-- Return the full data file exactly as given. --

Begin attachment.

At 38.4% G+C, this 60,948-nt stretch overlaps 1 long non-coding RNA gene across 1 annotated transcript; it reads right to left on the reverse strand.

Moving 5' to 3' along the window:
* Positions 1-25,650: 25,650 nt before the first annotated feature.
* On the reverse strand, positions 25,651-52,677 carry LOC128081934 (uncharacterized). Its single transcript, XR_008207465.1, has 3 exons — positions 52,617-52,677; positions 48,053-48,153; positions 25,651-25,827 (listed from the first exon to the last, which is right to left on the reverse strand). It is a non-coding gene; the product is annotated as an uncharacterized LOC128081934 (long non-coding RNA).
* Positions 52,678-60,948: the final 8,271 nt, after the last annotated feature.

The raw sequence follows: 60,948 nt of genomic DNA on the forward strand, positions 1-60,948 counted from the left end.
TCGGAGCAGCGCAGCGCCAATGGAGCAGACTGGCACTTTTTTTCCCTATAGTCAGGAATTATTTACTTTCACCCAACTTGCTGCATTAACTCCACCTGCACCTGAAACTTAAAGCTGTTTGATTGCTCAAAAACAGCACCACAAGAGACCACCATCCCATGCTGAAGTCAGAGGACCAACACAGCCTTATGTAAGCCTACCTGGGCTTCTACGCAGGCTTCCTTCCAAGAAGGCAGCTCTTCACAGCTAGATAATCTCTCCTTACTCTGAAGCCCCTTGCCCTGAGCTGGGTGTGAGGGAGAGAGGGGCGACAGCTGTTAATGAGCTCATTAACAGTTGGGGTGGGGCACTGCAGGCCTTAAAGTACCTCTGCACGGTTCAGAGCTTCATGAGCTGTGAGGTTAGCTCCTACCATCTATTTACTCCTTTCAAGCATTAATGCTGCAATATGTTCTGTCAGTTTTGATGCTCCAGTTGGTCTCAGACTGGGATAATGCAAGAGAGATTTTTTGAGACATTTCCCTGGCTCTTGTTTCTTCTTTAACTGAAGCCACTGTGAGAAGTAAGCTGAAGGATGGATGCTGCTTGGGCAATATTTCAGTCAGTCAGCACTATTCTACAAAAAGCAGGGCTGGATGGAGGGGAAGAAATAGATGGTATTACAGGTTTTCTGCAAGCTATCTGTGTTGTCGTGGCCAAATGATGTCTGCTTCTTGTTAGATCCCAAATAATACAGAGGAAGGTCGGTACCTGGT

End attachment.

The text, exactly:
At 38.4% G+C, this 60,948-nt stretch overlaps 1 long non-coding RNA gene across 1 annotated transcript; it reads right to left on the reverse strand.

Moving 5' to 3' along the window:
* Positions 1-25,650: 25,650 nt before the first annotated feature.
* On the reverse strand, positions 25,651-52,677 carry LOC128081934 (uncharacterized). Its single transcript, XR_008207465.1, has 3 exons — positions 52,617-52,677; positions 48,053-48,153; positions 25,651-25,827 (listed from the first exon to the last, which is right to left on the reverse strand). It is a non-coding gene; the product is annotated as an uncharacterized LOC128081934 (long non-coding RNA).
* Positions 52,678-60,948: the final 8,271 nt, after the last annotated feature.

The raw sequence follows: 60,948 nt of genomic DNA on the forward strand, positions 1-60,948 counted from the left end.
TCGGAGCAGCGCAGCGCCAATGGAGCAGACTGGCACTTTTTTTCCCTATAGTCAGGAATTATTTACTTTCACCCAACTTGCTGCATTAACTCCACCTGCACCTGAAACTTAAAGCTGTTTGATTGCTCAAAAACAGCACCACAAGAGACCACCATCCCATGCTGAAGTCAGAGGACCAACACAGCCTTATGTAAGCCTACCTGGGCTTCTACGCAGGCTTCCTTCCAAGAAGGCAGCTCTTCACAGCTAGATAATCTCTCCTTACTCTGAAGCCCCTTGCCCTGAGCTGGGTGTGAGGGAGAGAGGGGCGACAGCTGTTAATGAGCTCATTAACAGTTGGGGTGGGGCACTGCAGGCCTTAAAGTACCTCTGCACGGTTCAGAGCTTCATGAGCTGTGAGGTTAGCTCCTACCATCTATTTACTCCTTTCAAGCATTAATGCTGCAATATGTTCTGTCAGTTTTGATGCTCCAGTTGGTCTCAGACTGGGATAATGCAAGAGAGATTTTTTGAGACATTTCCCTGGCTCTTGTTTCTTCTTTAACTGAAGCCACTGTGAGAAGTAAGCTGAAGGATGGATGCTGCTTGGGCAATATTTCAGTCAGTCAGCACTATTCTACAAAAAGCAGGGCTGGATGGAGGGGAAGAAATAGATGGTATTACAGGTTTTCTGCAAGCTATCTGTGTTGTCGTGGCCAAATGATGTCTGCTTCTTGTTAGATCCCAAATAATACAGAGGAAGGTCGGTACCTGGT